Singer Peter Wolf gets his ‘Day’ in Boston

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BOSTON – Singer-songwriter Peter Wolf became enshrined in Boston Thursday as Mayor Marty Walsh declared April 14 to be the former J. Geils Band frontman’s official Day, citing his “indelible contributions to American music.”

The mayor made his official proclamation at the New England Center and Home for Veterans, where the musician gave a private performance for residents, featuring selections from his latest release, which celebrates enduring life’s changes.

Wolf, who came to Boston from New York to study painting at the Museum of Fine Arts, soon became an influential radio personality and the lead singer and main songwriter for the blues-influenced rock band during the late 1960s. On the airwaves, he became a disc jockey known as the “Woofa Goofa” on WBCN-FM in early 1968 as it transformed into one of the first as “underground” stations in the nation, with free-form programming featuring rock ‘n roll, jazz and folk music. Wolf typically focused on early rock and blues recordings from the 1950s and ‘60s.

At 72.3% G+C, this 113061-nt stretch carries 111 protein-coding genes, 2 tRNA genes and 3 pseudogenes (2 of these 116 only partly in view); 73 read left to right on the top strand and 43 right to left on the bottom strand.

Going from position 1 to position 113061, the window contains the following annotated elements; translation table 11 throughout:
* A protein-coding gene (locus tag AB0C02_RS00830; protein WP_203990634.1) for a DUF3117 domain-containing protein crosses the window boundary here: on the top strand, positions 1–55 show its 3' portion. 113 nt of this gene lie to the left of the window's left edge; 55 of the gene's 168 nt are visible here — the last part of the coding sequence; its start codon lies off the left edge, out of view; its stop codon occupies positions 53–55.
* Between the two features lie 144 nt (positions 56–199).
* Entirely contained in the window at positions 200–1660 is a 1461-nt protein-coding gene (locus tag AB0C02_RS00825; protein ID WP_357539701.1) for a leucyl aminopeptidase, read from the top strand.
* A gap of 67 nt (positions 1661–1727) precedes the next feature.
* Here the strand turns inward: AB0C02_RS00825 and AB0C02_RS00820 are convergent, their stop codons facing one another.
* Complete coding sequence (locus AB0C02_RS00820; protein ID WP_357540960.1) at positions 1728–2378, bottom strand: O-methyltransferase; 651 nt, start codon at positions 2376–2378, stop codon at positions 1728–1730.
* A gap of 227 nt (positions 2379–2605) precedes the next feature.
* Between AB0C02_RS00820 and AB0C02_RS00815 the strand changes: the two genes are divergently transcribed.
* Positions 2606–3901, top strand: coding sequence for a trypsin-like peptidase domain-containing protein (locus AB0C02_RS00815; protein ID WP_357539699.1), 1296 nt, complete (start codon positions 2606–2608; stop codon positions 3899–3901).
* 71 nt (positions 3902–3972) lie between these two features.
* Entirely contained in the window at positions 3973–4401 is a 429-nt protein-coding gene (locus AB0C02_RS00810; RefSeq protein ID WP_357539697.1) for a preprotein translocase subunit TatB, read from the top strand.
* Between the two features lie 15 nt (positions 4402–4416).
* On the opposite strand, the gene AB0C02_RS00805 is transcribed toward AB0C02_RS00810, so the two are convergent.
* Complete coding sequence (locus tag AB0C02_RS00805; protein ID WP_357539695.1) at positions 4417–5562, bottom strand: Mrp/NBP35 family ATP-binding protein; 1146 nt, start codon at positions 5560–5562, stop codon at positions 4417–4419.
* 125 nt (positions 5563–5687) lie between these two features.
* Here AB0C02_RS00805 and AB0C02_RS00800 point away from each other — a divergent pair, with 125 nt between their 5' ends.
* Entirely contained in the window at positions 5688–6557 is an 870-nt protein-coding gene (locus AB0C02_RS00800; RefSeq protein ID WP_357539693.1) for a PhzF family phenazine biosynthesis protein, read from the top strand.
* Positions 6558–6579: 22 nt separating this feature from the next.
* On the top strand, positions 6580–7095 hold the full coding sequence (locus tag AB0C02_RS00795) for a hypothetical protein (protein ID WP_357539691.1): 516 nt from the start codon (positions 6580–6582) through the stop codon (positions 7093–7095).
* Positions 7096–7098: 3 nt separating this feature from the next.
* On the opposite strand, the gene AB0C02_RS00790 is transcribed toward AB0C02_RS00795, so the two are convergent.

But Wolf’s career with the Geils band took precedence and led to stardom. Between 1970 and 1983, the group released 13 influential albums, topped the pop singles charts with 1981’s “Freeze Frame,” “Love Stinks,” “Centerfold,” and earned a reputation for its energetic live acts thanks largely to to Wolf’s flamboyant, hyperactive stage presence.

Wolf, 70, went solo with 1984’s “Lights Out” album and last week released his latest collection, “A Cure for Loneliness.” The opening track, “Rolling On,” underlines his stature as a world-class survivor of the genre.

“It’s a song about getting through life and trying to prevail, and that’s what the whole record is about,” Wolf says in a statement about the recording. “It’s basically saying ‘I’m still here.’ Change is constant, but it’s not necessarily negative, so you just have to keep rolling on.”